Nassau - July 12, 2011 - Domestic economic conditions maintained a positive momentum over the review period, supported by steady gains in tourism output, foreign investments in tourism related construction activity and public sector capital projects. Although domestic inflation remained relatively benign, energy costs continued to trend upwards, on account of elevated international oil prices. In the fiscal sector, the overall deficit for the ten months of FY2010/11 narrowed, as higher revenue collections offset the rise in expenditure. In monetary developments, external reserves were maintained at a very healthy level, despite a comparatively lower monthly rate of accretion, and bank liquidity was boosted by the Government’s utilisation of funds from the previous month’s privatisation transaction to reduce short-term debt obligations.
Preliminary data suggests that output in the tourism sector improved over the five month period, partly benefitting from the rebound in the key convention/group business—following a significant falloff during the peak of the recession. Based on partial data from a sample of hotels in Nassau and Paradise Island, total room revenue rose marginally by 0.6%, as the average daily rate firmed by 0.7% to $255.25 and countered a 20 basis point contraction in the average occupancy rate to 66.8%.
Available data on tourist arrivals for the first four months of the year showed the number of visitors increasing by 11.5% to 2.1 million, buoyed by sustained gains in sea passengers of 16.9%, which surpassed the 4.4% contraction in air arrivals. In terms of the major domestic ports, visitors to New Providence rose by 1.6%, as the 4.4% improvement in the sea component eclipsed the 4.1% decline in air passengers. A strong 38.4% hike in sea passengers also underpinned the 26.5% growth in visitors to Grand Bahama, with the air component contracting by 20.6%. Supported by gains in both sea and air visitors, of 27.2% and 5.3% respectively, visitors to the Family Islands advanced by 24.6%.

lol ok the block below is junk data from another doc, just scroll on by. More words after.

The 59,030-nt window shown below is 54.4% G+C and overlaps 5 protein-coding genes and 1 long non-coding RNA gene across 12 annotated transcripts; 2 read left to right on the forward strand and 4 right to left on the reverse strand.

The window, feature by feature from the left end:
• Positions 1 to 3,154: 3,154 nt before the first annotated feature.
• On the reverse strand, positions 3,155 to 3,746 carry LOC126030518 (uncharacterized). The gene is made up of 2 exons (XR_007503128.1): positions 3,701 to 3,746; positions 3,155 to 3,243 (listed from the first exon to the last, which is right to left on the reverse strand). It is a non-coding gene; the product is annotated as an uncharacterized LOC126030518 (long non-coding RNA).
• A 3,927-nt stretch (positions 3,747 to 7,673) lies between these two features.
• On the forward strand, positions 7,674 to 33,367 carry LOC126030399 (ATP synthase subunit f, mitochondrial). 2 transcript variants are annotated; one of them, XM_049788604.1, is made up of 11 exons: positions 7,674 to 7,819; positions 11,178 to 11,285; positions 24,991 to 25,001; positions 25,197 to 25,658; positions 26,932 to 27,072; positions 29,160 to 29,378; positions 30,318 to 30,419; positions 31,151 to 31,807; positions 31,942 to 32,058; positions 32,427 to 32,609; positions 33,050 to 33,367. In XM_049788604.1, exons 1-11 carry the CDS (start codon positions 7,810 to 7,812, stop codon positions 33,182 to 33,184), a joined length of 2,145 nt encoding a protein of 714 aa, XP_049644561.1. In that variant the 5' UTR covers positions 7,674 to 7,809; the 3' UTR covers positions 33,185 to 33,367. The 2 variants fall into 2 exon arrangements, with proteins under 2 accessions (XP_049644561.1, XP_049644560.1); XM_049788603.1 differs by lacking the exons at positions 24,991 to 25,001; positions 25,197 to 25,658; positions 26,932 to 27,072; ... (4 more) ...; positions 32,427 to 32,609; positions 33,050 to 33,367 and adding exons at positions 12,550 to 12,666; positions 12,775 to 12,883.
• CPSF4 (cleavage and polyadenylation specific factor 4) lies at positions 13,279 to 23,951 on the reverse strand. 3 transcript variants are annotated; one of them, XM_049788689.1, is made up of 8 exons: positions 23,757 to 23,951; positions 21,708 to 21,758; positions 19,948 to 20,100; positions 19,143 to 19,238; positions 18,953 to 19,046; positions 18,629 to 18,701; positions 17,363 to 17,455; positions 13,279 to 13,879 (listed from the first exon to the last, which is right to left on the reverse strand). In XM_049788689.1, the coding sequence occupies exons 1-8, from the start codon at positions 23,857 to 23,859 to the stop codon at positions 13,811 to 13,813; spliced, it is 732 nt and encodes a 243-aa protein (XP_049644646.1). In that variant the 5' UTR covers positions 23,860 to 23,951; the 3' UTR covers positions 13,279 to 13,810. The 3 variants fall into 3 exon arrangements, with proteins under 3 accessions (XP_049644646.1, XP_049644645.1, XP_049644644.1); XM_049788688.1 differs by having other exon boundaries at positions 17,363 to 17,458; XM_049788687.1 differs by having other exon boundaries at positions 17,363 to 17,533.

With international oil prices remaining at relatively elevated levels in May, the average prices of gasoline and diesel rose, by 6.1% and 2.8%, to $5.60 per gallon and $5.20 per gallon, respectively; the comparative annual average price gains were 23.9% and 35.4%, each. Similarly, the Bahamas Electricity Corporation’s fuel cost recovery charge increased over the month and year, by 2.1% and 39.7%, to 22.75 cents per kWh.
Based on Government’s budgetary operations for the ten months of FY2010/11, the deficit in the overall balance was lower by 31.6% ($95.2 million) at $205.9 million. Total receipts rose by 9.6% ($100.8 million) to $1,147.9 million, benefitting from a 19.9% ($173.3 million) improvement in tax revenue to $1,045.9 million. The latter was primarily due to an almost doubling in non-trade stamp taxes, linked to the sale of a business entity. Notable gains were also registered for departure taxes ($28.9 million), taxes on international trade ($23.2 million) and selective taxes on services ($19.0 million). Reflecting a return to trend levels following extraordinary inflows in the prior period, non-tax receipts fell by 41.6% ($72.6 million) to $101.9 million. Total outlays rose by 0.4% ($5.6 million) to $1,353.8 million, with current expenditures higher by 2.3% ($26.0 million) at $1,169.9 million, buoyed by an 11.4% growth in purchases of goods and services. A more than three-fold expansion in asset acquisitions—mainly land, boosted capital spending by 16.2% ($19.8 million) to $141.9 million. Also, spending for infrastructural projects rose by 3.9%, in contrast to a contraction in net lending to support the budgetary operations of public sector entities, of 48.9% ($40.2 million) to $41.9 million.
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